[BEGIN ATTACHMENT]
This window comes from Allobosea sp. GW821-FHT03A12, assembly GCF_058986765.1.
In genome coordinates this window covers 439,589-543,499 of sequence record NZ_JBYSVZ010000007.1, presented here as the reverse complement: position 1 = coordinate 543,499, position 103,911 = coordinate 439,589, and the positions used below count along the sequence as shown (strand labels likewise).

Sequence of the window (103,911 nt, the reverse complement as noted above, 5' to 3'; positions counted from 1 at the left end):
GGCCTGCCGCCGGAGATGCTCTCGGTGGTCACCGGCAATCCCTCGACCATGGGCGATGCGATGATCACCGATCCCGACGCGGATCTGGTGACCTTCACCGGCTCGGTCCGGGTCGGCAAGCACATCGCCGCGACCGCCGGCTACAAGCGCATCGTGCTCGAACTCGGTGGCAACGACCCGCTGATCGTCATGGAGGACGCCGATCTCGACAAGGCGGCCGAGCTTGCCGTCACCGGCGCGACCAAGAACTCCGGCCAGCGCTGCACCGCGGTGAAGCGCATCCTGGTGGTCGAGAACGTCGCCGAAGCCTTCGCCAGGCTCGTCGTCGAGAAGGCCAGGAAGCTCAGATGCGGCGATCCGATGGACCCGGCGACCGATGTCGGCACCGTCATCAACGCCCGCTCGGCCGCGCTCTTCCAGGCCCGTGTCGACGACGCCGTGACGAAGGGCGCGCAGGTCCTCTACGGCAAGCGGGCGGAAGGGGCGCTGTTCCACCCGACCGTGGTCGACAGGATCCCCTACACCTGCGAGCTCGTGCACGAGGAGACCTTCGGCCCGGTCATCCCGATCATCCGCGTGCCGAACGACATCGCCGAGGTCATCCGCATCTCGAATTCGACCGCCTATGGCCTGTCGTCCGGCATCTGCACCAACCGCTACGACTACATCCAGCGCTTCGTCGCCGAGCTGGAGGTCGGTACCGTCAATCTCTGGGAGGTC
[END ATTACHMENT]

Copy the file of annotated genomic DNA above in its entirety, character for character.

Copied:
This window comes from Allobosea sp. GW821-FHT03A12, assembly GCF_058986765.1.
In genome coordinates this window covers 439,589-543,499 of sequence record NZ_JBYSVZ010000007.1, presented here as the reverse complement: position 1 = coordinate 543,499, position 103,911 = coordinate 439,589, and the positions used below count along the sequence as shown (strand labels likewise).

Sequence of the window (103,911 nt, the reverse complement as noted above, 5' to 3'; positions counted from 1 at the left end):
GGCCTGCCGCCGGAGATGCTCTCGGTGGTCACCGGCAATCCCTCGACCATGGGCGATGCGATGATCACCGATCCCGACGCGGATCTGGTGACCTTCACCGGCTCGGTCCGGGTCGGCAAGCACATCGCCGCGACCGCCGGCTACAAGCGCATCGTGCTCGAACTCGGTGGCAACGACCCGCTGATCGTCATGGAGGACGCCGATCTCGACAAGGCGGCCGAGCTTGCCGTCACCGGCGCGACCAAGAACTCCGGCCAGCGCTGCACCGCGGTGAAGCGCATCCTGGTGGTCGAGAACGTCGCCGAAGCCTTCGCCAGGCTCGTCGTCGAGAAGGCCAGGAAGCTCAGATGCGGCGATCCGATGGACCCGGCGACCGATGTCGGCACCGTCATCAACGCCCGCTCGGCCGCGCTCTTCCAGGCCCGTGTCGACGACGCCGTGACGAAGGGCGCGCAGGTCCTCTACGGCAAGCGGGCGGAAGGGGCGCTGTTCCACCCGACCGTGGTCGACAGGATCCCCTACACCTGCGAGCTCGTGCACGAGGAGACCTTCGGCCCGGTCATCCCGATCATCCGCGTGCCGAACGACATCGCCGAGGTCATCCGCATCTCGAATTCGACCGCCTATGGCCTGTCGTCCGGCATCTGCACCAACCGCTACGACTACATCCAGCGCTTCGTCGCCGAGCTGGAGGTCGGTACCGTCAATCTCTGGGAGGTC